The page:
When demand reaches the point that trusts are unable to care for patients in a safe and timely way, they will trigger an escalation plan to manage the enhanced risk.
The local system escalations plan should enable each area to take pre-determined actions to ensure that safety is maintained. Where the plan is not sufficient, e.g. the local system cannot manage the pressures internally, then escalation will take place to the regional tiers of NHS England and NHS Improvement where further support can be provided. These regional tiers will be able to draw down support nationally should that be needed. The approach this year is focused on continuous monitoring and supporting improvement with local teams linked to regional teams and the national infrastructure.
Trusts will also have a series of internal indicators which are closely monitored. Should the situation escalate, trusts have a number of different options available to them, for example:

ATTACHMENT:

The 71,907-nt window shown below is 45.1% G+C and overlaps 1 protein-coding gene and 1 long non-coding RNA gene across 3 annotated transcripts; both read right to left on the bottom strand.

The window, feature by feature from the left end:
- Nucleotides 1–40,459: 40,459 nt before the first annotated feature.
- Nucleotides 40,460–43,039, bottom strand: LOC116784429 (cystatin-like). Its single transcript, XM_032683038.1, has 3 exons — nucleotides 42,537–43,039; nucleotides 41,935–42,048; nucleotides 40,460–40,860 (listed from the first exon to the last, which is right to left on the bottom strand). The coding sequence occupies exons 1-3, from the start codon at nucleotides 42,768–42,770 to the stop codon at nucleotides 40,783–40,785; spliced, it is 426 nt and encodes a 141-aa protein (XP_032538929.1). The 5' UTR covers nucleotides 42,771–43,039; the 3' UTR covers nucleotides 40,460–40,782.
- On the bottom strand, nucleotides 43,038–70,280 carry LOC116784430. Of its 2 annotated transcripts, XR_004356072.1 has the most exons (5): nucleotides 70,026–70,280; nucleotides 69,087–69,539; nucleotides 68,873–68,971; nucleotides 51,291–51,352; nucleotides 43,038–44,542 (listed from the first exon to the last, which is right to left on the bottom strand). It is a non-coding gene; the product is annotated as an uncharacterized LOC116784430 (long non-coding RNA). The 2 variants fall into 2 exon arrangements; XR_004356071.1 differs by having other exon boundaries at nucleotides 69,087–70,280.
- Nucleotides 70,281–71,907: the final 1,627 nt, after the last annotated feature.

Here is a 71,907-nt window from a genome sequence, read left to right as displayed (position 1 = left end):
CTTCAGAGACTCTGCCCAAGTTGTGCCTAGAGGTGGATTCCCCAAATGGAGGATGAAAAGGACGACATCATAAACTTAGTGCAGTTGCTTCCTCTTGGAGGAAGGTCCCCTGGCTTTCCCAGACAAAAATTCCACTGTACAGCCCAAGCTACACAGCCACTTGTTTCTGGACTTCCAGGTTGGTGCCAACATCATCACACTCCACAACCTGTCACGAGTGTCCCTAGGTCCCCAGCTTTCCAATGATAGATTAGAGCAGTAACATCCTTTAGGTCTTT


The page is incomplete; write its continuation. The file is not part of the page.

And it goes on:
- Acute trusts use the operation pressures escalation levels (OPEL) alert system. As a trust escalates through the levels, it might need to initiate a ‘full capacity protocol’ which could include diverting ambulances, mixed sex accommodation breaches, opening escalation areas and outliers.
- Ambulance trusts use a resource escalation action plan (REAP). There are four levels of escalation within the REAP which determine a trust’s response. It could include deploying ambulance staff to emergency departments to manage turnaround, providing alternative transport for less urgent patients or requesting support from another ambulance provider.
- Community trusts also use the operation pressures escalation (OPEL) alert system. They will be maximising the use of re-ablement and intermediate care beds and expanding capacity wherever possible through additional staffing and services, including primary care.
- Mental health trusts often use their own version of the OPEL system and participate in all system calls with acute, CCG, social care and community providers. Their focus is on patient flow, maintaining capacity in designated places of safety and reducing length of stay and delayed transfers of care, which will create additional capacity and contribute to resilience.
As NHS England publishes its weekly sitrep data over winter, NHS Providers will be capturing some of the key figures each week alongside views from NHS trusts on how winter feels on the ground in our weekly winter watch live briefing, coming soon on our website.